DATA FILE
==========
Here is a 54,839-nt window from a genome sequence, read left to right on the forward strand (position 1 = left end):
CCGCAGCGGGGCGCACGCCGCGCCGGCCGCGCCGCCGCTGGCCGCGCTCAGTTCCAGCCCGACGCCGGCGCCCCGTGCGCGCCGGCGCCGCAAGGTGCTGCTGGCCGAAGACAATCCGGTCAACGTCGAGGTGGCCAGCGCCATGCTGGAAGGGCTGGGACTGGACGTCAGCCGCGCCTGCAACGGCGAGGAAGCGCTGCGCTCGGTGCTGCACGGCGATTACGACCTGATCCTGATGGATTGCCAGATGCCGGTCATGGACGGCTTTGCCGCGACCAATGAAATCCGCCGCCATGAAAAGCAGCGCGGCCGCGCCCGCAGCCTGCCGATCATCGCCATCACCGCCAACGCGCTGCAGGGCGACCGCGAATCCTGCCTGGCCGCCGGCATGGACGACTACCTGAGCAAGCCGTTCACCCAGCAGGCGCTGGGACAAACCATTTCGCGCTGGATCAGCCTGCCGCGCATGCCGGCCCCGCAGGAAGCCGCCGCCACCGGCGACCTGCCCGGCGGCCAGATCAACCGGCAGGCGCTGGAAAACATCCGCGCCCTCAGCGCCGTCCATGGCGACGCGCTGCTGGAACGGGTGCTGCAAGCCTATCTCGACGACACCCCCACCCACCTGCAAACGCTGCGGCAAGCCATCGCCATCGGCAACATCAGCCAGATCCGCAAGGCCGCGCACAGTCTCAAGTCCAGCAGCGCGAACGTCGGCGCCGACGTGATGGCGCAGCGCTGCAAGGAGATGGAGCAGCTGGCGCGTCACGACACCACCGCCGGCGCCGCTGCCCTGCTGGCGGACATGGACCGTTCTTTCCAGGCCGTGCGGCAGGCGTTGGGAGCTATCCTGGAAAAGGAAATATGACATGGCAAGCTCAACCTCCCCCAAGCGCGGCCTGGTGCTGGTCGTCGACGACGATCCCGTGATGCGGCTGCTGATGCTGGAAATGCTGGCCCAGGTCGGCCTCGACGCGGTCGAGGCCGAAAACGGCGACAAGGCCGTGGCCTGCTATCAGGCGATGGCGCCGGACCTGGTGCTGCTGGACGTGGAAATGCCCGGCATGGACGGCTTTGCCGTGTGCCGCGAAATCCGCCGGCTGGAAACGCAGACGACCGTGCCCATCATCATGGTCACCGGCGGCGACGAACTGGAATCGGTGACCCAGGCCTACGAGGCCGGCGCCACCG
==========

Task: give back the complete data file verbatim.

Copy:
Here is a 54,839-nt window from a genome sequence, read left to right on the forward strand (position 1 = left end):
CCGCAGCGGGGCGCACGCCGCGCCGGCCGCGCCGCCGCTGGCCGCGCTCAGTTCCAGCCCGACGCCGGCGCCCCGTGCGCGCCGGCGCCGCAAGGTGCTGCTGGCCGAAGACAATCCGGTCAACGTCGAGGTGGCCAGCGCCATGCTGGAAGGGCTGGGACTGGACGTCAGCCGCGCCTGCAACGGCGAGGAAGCGCTGCGCTCGGTGCTGCACGGCGATTACGACCTGATCCTGATGGATTGCCAGATGCCGGTCATGGACGGCTTTGCCGCGACCAATGAAATCCGCCGCCATGAAAAGCAGCGCGGCCGCGCCCGCAGCCTGCCGATCATCGCCATCACCGCCAACGCGCTGCAGGGCGACCGCGAATCCTGCCTGGCCGCCGGCATGGACGACTACCTGAGCAAGCCGTTCACCCAGCAGGCGCTGGGACAAACCATTTCGCGCTGGATCAGCCTGCCGCGCATGCCGGCCCCGCAGGAAGCCGCCGCCACCGGCGACCTGCCCGGCGGCCAGATCAACCGGCAGGCGCTGGAAAACATCCGCGCCCTCAGCGCCGTCCATGGCGACGCGCTGCTGGAACGGGTGCTGCAAGCCTATCTCGACGACACCCCCACCCACCTGCAAACGCTGCGGCAAGCCATCGCCATCGGCAACATCAGCCAGATCCGCAAGGCCGCGCACAGTCTCAAGTCCAGCAGCGCGAACGTCGGCGCCGACGTGATGGCGCAGCGCTGCAAGGAGATGGAGCAGCTGGCGCGTCACGACACCACCGCCGGCGCCGCTGCCCTGCTGGCGGACATGGACCGTTCTTTCCAGGCCGTGCGGCAGGCGTTGGGAGCTATCCTGGAAAAGGAAATATGACATGGCAAGCTCAACCTCCCCCAAGCGCGGCCTGGTGCTGGTCGTCGACGACGATCCCGTGATGCGGCTGCTGATGCTGGAAATGCTGGCCCAGGTCGGCCTCGACGCGGTCGAGGCCGAAAACGGCGACAAGGCCGTGGCCTGCTATCAGGCGATGGCGCCGGACCTGGTGCTGCTGGACGTGGAAATGCCCGGCATGGACGGCTTTGCCGTGTGCCGCGAAATCCGCCGGCTGGAAACGCAGACGACCGTGCCCATCATCATGGTCACCGGCGGCGACGAACTGGAATCGGTGACCCAGGCCTACGAGGCCGGCGCCACCG